Henry Martyn was extremely gifted and hard-working. He was noticeably talented at languages but his greatest honour was in gaining the title of Senior Wrangler at St John’s College, an award given to the top mathematics undergraduate at the University of Cambridge. This was then regarded as "the greatest intellectual achievement attainable in Britain,” according to David Forfar in Mathematical Spectrum 29 (1), 1996. He went on to become Fellow of the same College.

Yet it was his conversion in 1800 during these university years that made the biggest impact on his life. Charles Simeon was vicar of Holy Trinity in Cambridge at the time and also Fellow of King’s College and he exerted a remarkable influence on the lives of many undergraduates. One of these was Henry Martyn. Through Simeon, Martyn began to rethink his original intention to go into law. As one of the Founders of the Church Missionary Society (CMS) in 1799, Simeon supported and encouraged Henry Martyn’s sense of call and desire to go into missionary service.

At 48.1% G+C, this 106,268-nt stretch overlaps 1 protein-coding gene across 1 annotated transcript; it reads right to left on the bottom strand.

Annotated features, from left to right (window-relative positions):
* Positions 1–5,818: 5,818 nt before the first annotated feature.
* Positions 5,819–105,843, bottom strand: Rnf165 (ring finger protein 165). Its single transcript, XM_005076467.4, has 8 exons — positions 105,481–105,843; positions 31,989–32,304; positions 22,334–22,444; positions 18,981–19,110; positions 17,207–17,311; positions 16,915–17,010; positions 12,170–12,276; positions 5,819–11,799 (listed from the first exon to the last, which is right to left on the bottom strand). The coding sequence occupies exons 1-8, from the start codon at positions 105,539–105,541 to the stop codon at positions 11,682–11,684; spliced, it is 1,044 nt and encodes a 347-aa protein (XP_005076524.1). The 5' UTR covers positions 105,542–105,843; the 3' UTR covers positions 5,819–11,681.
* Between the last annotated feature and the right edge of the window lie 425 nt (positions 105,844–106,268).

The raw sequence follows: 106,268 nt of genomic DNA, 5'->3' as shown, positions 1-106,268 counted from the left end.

Abandoning an easy life in England, Martyn instead took up the Chaplaincy for the British East Indian Company, arriving in India in April 1806. He was to have only six more years of life, and in these years he accomplished more than most could do in a whole lifetime. He began by doing much foreign language study, studying linguistics and preaching to the beggars in Cawnpore. It was this that brought Abdul Masih (1776-1827) to the city, in the hope of hearing him preach. It is thought that Masih was Martyn’s first convert from Islam to Christianity. He went on to be baptised in 1811 by Revd David Brown and he later became the first Indian Muslim to be admitted into Holy Orders in the Church of England in 1825. When Henry Martyn returned in 1812 after five months away from India, he rejoiced at the change in Abdul Masih. He gave him a copy of the newly completed translation of the New Testament in Persian with the inscription “There is joy in Heaven over one sinner that repenteth. Henry Martyn”.